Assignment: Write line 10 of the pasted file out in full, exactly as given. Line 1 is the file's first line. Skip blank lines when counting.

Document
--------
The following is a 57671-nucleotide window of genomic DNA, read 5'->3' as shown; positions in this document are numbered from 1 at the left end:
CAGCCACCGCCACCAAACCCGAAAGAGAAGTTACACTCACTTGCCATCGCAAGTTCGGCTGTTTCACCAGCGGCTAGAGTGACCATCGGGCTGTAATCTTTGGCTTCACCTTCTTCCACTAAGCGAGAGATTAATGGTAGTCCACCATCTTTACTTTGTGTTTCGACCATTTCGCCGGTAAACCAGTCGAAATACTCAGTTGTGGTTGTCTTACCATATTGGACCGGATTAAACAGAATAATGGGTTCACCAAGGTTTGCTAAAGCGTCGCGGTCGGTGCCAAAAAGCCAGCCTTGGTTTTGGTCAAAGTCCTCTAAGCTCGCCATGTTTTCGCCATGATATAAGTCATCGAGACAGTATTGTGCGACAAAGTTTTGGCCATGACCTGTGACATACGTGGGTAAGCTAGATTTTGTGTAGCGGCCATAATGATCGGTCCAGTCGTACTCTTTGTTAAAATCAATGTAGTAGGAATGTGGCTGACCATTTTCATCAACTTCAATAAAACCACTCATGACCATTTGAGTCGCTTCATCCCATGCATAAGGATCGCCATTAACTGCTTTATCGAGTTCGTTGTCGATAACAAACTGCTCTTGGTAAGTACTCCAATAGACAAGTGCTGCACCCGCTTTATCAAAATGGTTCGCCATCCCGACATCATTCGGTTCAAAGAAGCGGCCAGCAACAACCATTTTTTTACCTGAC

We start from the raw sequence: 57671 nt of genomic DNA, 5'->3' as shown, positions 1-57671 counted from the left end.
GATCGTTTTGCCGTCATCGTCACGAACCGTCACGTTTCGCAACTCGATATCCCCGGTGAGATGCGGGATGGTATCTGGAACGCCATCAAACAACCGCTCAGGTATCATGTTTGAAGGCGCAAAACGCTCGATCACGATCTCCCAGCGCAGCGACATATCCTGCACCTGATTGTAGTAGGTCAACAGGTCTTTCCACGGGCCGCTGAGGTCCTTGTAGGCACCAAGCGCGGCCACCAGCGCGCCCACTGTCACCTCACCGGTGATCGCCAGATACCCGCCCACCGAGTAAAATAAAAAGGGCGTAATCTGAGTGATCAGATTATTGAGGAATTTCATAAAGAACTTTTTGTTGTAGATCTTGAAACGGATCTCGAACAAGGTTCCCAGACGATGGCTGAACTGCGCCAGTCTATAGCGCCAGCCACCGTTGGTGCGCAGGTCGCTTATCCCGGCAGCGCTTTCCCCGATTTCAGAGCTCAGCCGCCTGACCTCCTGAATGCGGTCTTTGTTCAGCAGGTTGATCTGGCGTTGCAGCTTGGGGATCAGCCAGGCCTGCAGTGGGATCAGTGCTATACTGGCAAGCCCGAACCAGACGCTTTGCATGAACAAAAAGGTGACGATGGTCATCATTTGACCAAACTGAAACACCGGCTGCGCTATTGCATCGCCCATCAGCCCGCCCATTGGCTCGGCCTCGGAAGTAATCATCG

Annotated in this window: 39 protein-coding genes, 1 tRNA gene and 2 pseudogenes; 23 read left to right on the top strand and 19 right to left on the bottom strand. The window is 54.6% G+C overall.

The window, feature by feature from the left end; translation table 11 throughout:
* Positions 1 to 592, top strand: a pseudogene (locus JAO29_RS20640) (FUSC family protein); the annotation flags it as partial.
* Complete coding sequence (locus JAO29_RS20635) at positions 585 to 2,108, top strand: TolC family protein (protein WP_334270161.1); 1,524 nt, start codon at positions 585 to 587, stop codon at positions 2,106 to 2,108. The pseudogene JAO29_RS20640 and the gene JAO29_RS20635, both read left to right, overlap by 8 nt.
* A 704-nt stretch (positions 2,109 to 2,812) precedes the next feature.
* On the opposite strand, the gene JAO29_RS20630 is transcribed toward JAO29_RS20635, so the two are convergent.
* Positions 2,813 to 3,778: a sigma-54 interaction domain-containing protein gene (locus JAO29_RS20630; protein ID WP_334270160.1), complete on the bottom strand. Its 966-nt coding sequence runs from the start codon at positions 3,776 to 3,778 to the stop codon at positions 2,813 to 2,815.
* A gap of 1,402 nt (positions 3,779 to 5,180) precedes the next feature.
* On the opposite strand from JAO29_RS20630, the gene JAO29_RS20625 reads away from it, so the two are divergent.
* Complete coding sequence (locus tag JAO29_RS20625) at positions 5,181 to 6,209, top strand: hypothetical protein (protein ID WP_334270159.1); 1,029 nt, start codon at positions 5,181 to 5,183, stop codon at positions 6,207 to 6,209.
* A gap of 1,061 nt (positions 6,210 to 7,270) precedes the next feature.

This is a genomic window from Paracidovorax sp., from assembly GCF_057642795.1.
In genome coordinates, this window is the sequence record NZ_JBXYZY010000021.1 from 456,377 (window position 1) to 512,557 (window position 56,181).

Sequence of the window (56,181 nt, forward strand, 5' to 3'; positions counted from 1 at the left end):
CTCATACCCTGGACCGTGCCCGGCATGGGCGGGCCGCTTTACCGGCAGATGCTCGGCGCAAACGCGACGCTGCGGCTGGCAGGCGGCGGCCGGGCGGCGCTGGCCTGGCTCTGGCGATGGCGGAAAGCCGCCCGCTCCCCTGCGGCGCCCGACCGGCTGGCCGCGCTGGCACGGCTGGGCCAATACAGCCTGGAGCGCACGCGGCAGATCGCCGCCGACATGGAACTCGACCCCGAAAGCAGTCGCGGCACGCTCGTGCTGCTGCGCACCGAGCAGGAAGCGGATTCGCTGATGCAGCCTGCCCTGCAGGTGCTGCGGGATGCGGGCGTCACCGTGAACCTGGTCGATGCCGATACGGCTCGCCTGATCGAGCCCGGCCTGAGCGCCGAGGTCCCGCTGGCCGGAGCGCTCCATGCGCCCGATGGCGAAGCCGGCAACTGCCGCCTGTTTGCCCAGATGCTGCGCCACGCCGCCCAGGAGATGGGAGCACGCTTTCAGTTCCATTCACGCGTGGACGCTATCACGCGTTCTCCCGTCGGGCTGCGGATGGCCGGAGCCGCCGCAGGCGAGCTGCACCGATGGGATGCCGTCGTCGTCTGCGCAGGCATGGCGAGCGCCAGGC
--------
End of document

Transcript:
* On the opposite strand, the gene JAO29_RS20630 is transcribed toward JAO29_RS20635, so the two are convergent.